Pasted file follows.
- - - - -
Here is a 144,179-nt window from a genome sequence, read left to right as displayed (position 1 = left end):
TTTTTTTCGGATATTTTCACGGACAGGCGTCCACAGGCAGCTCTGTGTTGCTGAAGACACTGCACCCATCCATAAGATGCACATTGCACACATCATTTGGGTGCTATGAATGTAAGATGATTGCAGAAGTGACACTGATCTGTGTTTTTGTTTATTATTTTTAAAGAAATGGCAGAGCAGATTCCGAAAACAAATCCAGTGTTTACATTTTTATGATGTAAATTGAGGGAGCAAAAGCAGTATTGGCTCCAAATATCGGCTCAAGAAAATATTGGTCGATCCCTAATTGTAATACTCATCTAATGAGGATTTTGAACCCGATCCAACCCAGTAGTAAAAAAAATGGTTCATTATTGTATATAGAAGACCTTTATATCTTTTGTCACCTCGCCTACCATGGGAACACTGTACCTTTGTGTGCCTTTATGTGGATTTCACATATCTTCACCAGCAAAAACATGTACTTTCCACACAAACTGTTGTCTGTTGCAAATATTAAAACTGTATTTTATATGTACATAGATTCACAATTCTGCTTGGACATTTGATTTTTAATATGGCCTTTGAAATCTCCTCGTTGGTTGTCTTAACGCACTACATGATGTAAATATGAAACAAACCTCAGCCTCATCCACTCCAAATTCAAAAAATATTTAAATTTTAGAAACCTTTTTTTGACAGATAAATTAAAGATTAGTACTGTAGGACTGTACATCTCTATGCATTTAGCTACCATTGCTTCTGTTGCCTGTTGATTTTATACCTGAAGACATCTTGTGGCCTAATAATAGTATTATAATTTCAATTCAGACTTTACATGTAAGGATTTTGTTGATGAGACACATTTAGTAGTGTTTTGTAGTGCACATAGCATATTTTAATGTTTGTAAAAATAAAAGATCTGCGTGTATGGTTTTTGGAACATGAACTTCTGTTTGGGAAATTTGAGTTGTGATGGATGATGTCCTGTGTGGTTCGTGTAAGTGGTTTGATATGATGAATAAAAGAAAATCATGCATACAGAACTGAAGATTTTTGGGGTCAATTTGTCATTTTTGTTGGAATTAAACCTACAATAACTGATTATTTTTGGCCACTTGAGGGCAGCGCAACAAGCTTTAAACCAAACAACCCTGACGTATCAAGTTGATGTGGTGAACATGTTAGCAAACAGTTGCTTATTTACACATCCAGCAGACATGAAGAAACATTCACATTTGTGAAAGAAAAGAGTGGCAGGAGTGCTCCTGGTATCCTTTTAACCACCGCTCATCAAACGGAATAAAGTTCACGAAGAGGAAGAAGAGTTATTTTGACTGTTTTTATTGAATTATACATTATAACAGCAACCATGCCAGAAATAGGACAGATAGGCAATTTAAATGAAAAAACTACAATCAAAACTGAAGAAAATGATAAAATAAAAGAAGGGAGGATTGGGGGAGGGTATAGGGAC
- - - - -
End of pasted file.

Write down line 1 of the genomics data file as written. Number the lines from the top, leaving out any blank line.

Here is a 144,179-nt window from a genome sequence, read left to right as displayed (position 1 = left end):